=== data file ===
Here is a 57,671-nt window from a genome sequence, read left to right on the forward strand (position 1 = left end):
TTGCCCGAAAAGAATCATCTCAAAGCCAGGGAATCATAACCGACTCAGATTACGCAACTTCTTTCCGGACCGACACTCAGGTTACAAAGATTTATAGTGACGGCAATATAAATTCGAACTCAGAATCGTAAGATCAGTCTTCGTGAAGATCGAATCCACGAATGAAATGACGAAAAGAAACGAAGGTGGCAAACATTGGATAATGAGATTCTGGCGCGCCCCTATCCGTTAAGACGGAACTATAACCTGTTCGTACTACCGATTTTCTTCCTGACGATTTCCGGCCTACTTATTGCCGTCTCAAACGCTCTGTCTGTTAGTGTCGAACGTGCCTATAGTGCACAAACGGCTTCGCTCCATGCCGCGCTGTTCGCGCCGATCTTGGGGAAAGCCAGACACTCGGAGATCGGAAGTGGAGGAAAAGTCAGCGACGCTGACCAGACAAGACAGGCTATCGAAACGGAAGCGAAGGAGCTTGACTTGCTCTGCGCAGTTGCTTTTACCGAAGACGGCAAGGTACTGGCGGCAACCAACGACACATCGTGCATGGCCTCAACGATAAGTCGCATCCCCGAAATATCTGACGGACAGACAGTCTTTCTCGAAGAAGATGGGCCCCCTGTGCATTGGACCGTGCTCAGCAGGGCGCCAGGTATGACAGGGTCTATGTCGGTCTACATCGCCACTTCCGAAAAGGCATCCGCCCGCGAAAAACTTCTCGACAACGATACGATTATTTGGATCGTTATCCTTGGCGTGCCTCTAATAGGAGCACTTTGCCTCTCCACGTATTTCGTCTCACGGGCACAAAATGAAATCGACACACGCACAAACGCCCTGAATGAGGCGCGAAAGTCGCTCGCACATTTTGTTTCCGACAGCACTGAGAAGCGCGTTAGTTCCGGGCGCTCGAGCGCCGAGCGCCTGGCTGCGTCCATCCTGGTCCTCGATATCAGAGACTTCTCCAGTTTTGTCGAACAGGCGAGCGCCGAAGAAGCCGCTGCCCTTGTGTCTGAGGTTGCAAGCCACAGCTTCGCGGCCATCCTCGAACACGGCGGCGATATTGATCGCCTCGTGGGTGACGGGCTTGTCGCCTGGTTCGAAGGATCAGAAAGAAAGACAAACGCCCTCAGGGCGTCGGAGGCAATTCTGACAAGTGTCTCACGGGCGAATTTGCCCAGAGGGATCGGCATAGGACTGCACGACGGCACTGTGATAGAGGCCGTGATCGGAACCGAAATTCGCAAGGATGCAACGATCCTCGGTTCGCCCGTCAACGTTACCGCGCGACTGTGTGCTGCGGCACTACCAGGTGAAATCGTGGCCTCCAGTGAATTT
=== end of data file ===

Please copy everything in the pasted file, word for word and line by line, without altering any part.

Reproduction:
Here is a 57,671-nt window from a genome sequence, read left to right on the forward strand (position 1 = left end):
TTGCCCGAAAAGAATCATCTCAAAGCCAGGGAATCATAACCGACTCAGATTACGCAACTTCTTTCCGGACCGACACTCAGGTTACAAAGATTTATAGTGACGGCAATATAAATTCGAACTCAGAATCGTAAGATCAGTCTTCGTGAAGATCGAATCCACGAATGAAATGACGAAAAGAAACGAAGGTGGCAAACATTGGATAATGAGATTCTGGCGCGCCCCTATCCGTTAAGACGGAACTATAACCTGTTCGTACTACCGATTTTCTTCCTGACGATTTCCGGCCTACTTATTGCCGTCTCAAACGCTCTGTCTGTTAGTGTCGAACGTGCCTATAGTGCACAAACGGCTTCGCTCCATGCCGCGCTGTTCGCGCCGATCTTGGGGAAAGCCAGACACTCGGAGATCGGAAGTGGAGGAAAAGTCAGCGACGCTGACCAGACAAGACAGGCTATCGAAACGGAAGCGAAGGAGCTTGACTTGCTCTGCGCAGTTGCTTTTACCGAAGACGGCAAGGTACTGGCGGCAACCAACGACACATCGTGCATGGCCTCAACGATAAGTCGCATCCCCGAAATATCTGACGGACAGACAGTCTTTCTCGAAGAAGATGGGCCCCCTGTGCATTGGACCGTGCTCAGCAGGGCGCCAGGTATGACAGGGTCTATGTCGGTCTACATCGCCACTTCCGAAAAGGCATCCGCCCGCGAAAAACTTCTCGACAACGATACGATTATTTGGATCGTTATCCTTGGCGTGCCTCTAATAGGAGCACTTTGCCTCTCCACGTATTTCGTCTCACGGGCACAAAATGAAATCGACACACGCACAAACGCCCTGAATGAGGCGCGAAAGTCGCTCGCACATTTTGTTTCCGACAGCACTGAGAAGCGCGTTAGTTCCGGGCGCTCGAGCGCCGAGCGCCTGGCTGCGTCCATCCTGGTCCTCGATATCAGAGACTTCTCCAGTTTTGTCGAACAGGCGAGCGCCGAAGAAGCCGCTGCCCTTGTGTCTGAGGTTGCAAGCCACAGCTTCGCGGCCATCCTCGAACACGGCGGCGATATTGATCGCCTCGTGGGTGACGGGCTTGTCGCCTGGTTCGAAGGATCAGAAAGAAAGACAAACGCCCTCAGGGCGTCGGAGGCAATTCTGACAAGTGTCTCACGGGCGAATTTGCCCAGAGGGATCGGCATAGGACTGCACGACGGCACTGTGATAGAGGCCGTGATCGGAACCGAAATTCGCAAGGATGCAACGATCCTCGGTTCGCCCGTCAACGTTACCGCGCGACTGTGTGCTGCGGCACTACCAGGTGAAATCGTGGCCTCCAGTGAATTT